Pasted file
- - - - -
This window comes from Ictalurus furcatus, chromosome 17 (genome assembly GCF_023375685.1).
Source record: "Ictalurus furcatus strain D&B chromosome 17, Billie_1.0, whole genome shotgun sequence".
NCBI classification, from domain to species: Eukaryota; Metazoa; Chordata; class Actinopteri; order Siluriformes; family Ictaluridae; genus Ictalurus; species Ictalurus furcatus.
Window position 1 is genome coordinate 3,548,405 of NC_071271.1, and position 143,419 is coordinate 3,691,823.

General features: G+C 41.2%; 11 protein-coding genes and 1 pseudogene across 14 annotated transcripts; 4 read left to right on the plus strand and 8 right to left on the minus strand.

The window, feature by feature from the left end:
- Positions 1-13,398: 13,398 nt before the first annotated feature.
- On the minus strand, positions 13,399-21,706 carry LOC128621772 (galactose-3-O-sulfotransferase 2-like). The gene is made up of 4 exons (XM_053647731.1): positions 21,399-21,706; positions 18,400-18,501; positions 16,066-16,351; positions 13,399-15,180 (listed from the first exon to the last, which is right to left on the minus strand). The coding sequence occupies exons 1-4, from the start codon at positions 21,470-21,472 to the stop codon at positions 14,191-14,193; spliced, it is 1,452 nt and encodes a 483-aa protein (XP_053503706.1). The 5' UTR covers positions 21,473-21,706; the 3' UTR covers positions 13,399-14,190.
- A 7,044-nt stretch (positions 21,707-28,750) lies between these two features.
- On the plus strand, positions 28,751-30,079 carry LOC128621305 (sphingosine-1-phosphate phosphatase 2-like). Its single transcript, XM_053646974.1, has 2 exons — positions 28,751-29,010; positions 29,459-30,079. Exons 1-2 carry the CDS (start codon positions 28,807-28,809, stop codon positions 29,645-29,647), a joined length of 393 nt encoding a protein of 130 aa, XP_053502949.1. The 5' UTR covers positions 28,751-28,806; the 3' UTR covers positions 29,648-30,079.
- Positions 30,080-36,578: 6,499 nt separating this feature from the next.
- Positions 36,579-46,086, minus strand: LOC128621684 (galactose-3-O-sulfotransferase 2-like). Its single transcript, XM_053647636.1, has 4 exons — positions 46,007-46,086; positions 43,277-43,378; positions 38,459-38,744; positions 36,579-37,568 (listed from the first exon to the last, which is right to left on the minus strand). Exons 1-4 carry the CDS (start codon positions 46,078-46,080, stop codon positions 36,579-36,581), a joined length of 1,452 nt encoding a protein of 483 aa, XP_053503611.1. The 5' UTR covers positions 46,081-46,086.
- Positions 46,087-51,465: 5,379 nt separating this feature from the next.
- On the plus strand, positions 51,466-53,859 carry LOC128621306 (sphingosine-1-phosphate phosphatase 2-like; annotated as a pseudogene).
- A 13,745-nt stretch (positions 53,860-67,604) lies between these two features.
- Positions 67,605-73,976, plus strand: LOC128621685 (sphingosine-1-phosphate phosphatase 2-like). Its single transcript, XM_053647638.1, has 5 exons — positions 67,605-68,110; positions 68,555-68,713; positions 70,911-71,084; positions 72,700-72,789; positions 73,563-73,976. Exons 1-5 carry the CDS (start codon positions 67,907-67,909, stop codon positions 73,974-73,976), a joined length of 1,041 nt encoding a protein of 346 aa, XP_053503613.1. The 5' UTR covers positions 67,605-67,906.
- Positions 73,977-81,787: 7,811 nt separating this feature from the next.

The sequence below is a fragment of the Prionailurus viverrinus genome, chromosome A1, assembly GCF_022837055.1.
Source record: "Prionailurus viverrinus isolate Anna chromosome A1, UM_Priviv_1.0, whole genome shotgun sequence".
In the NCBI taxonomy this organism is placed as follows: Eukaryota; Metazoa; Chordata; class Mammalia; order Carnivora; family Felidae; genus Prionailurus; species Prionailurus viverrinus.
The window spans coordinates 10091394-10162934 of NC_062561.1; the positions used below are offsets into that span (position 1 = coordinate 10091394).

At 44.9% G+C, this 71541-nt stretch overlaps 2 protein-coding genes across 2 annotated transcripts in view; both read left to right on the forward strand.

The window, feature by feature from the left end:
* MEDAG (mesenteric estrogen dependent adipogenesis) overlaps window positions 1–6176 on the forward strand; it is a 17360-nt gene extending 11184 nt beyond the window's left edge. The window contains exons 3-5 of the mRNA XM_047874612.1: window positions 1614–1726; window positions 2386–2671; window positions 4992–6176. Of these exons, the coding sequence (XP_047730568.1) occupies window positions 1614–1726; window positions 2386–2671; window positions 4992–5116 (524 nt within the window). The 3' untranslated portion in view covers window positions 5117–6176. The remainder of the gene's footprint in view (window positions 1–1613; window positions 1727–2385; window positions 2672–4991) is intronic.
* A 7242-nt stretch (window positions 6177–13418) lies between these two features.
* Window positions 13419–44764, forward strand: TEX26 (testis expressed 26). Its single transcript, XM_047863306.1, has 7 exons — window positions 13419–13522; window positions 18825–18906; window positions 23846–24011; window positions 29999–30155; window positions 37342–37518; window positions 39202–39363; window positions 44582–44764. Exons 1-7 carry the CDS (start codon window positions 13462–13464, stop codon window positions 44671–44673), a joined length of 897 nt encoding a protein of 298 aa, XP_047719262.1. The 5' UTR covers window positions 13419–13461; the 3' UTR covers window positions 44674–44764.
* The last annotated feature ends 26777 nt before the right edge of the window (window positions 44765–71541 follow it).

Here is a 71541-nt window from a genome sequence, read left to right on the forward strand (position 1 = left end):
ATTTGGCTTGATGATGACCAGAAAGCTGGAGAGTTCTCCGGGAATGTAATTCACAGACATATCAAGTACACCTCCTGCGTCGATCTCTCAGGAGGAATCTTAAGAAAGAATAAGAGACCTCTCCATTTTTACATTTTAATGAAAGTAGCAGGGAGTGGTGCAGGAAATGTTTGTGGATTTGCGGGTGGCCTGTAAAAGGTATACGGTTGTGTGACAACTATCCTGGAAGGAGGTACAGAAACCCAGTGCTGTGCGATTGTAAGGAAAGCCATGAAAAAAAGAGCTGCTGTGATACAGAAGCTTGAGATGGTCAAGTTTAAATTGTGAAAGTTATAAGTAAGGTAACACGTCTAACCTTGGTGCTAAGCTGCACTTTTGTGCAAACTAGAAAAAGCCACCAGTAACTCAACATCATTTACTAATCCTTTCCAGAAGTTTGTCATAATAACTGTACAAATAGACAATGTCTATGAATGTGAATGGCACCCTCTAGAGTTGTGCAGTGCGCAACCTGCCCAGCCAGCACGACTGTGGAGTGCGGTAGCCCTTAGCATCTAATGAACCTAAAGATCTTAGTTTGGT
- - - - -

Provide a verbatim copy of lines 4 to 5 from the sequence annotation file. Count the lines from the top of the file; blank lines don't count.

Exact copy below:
Window position 1 is genome coordinate 3,548,405 of NC_071271.1, and position 143,419 is coordinate 3,691,823.

General features: G+C 41.2%; 11 protein-coding genes and 1 pseudogene across 14 annotated transcripts; 4 read left to right on the plus strand and 8 right to left on the minus strand.